I would like to make the case for a medium-length movie — just enough time to develop the central characters and idea, but not enough to spin off endlessly into cliches and disjointedness.
Chloe is well-shot, with beautiful cinematography & camera work, and features wonderful actors who don’t quite get to act outside of the supposedly shocking lesbian scenes between Amanda Seyfried and Julianne Moore. There was about as much shock value as there was suspense: the whole film felt slow and tired as it inched towards an inevitable concluding tragedy.
Pirate Radio was great fun at first –devil’s music, a barge out at sea, general debauchery, and a pursuing government official named Twat. Then the film started to digress into sub-plot lines and seemingly spin off into a million different directions — good fun throughout, but needlessly aimless for my taste.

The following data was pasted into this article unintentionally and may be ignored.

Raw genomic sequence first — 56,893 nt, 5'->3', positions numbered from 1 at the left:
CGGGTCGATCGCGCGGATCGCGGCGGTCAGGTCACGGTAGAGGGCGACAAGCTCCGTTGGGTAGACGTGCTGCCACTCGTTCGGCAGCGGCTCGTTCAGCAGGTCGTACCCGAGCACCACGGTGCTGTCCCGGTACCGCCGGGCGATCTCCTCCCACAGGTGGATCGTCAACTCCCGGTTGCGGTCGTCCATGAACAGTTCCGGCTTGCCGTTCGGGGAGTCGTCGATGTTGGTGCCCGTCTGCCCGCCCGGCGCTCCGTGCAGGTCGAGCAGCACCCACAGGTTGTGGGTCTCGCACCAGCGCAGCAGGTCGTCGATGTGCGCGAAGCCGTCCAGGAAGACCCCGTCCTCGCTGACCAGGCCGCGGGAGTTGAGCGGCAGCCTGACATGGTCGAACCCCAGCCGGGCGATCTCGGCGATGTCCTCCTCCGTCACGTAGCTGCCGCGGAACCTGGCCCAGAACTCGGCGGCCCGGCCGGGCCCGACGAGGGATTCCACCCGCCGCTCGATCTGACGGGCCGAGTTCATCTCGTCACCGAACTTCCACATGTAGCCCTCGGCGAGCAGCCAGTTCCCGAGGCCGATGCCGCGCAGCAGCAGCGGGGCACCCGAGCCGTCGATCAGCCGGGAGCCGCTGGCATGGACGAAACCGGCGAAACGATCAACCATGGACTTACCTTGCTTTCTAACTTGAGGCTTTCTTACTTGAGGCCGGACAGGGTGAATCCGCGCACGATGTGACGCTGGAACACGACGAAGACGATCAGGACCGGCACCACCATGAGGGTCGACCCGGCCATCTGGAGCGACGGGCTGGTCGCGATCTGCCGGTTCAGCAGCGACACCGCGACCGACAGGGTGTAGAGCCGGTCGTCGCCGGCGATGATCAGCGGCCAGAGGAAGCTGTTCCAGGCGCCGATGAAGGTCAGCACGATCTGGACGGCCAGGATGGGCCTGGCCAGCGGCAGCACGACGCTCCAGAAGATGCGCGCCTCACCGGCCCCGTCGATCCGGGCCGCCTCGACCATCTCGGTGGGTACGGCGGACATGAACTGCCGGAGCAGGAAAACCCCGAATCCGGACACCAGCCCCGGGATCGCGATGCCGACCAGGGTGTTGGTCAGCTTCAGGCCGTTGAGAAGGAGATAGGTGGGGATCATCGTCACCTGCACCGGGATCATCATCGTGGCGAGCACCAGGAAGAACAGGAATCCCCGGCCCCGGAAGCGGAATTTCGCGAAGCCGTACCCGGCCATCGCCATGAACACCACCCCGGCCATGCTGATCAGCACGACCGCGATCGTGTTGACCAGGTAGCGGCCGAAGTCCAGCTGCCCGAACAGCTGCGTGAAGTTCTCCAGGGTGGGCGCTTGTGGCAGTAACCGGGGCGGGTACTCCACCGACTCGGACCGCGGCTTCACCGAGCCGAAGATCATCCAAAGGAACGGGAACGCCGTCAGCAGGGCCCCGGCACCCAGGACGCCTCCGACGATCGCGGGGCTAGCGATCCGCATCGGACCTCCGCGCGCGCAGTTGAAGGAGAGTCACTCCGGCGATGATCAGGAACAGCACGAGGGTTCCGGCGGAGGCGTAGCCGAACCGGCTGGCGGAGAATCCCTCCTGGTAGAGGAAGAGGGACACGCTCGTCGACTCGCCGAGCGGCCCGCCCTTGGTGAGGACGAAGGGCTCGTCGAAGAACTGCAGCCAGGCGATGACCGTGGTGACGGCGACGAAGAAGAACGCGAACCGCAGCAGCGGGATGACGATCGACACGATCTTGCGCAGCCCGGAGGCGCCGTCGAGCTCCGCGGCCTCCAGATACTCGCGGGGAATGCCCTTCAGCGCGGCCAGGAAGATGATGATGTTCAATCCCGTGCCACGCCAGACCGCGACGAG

The case that Inspector Bellamy is trying to solve while on holiday with his wife in Nimes seems more suited for a serial crime show than a film. The characters are simply not interesting enough to warrant getting to know them better, their motivation rings shallow regardless, and the protagonist appears to contradict the long line of French inspectors that are eccentric, sharp, lovable, and overall excellent dinner companions with his utter lack of charm.
Each of these films could have been much more effective had it run through its script in 30-40 minutes. For obvious reasons, this would be an impractical length, but with the increase in ways one can consume film outside of the traditional theater/DVD model I find myself arguing more and more to a leaner approach to film-making.